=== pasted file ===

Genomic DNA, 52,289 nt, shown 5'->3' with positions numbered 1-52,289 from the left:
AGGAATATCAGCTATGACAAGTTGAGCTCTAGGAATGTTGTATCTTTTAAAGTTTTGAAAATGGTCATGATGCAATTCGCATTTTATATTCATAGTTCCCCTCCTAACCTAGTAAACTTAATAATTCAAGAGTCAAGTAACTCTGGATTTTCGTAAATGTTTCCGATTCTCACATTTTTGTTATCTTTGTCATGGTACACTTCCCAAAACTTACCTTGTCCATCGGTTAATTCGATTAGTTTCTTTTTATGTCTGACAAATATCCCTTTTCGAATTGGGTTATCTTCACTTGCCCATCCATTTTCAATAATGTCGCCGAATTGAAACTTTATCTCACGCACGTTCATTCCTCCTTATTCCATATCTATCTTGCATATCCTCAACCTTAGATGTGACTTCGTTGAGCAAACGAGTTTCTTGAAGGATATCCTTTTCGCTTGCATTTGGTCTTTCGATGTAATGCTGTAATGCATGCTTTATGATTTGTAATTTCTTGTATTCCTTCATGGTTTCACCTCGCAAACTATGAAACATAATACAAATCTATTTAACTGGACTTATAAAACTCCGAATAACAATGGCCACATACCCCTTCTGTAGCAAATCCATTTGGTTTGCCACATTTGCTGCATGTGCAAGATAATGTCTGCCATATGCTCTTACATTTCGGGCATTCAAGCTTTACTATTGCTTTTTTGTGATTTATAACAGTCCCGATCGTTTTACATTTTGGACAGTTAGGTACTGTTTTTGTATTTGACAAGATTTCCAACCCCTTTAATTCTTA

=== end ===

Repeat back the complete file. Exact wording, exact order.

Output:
Genomic DNA, 52,289 nt, shown 5'->3' with positions numbered 1-52,289 from the left:
AGGAATATCAGCTATGACAAGTTGAGCTCTAGGAATGTTGTATCTTTTAAAGTTTTGAAAATGGTCATGATGCAATTCGCATTTTATATTCATAGTTCCCCTCCTAACCTAGTAAACTTAATAATTCAAGAGTCAAGTAACTCTGGATTTTCGTAAATGTTTCCGATTCTCACATTTTTGTTATCTTTGTCATGGTACACTTCCCAAAACTTACCTTGTCCATCGGTTAATTCGATTAGTTTCTTTTTATGTCTGACAAATATCCCTTTTCGAATTGGGTTATCTTCACTTGCCCATCCATTTTCAATAATGTCGCCGAATTGAAACTTTATCTCACGCACGTTCATTCCTCCTTATTCCATATCTATCTTGCATATCCTCAACCTTAGATGTGACTTCGTTGAGCAAACGAGTTTCTTGAAGGATATCCTTTTCGCTTGCATTTGGTCTTTCGATGTAATGCTGTAATGCATGCTTTATGATTTGTAATTTCTTGTATTCCTTCATGGTTTCACCTCGCAAACTATGAAACATAATACAAATCTATTTAACTGGACTTATAAAACTCCGAATAACAATGGCCACATACCCCTTCTGTAGCAAATCCATTTGGTTTGCCACATTTGCTGCATGTGCAAGATAATGTCTGCCATATGCTCTTACATTTCGGGCATTCAAGCTTTACTATTGCTTTTTTGTGATTTATAACAGTCCCGATCGTTTTACATTTTGGACAGTTAGGTACTGTTTTTGTATTTGACAAGATTTCCAACCCCTTTAATTCTTA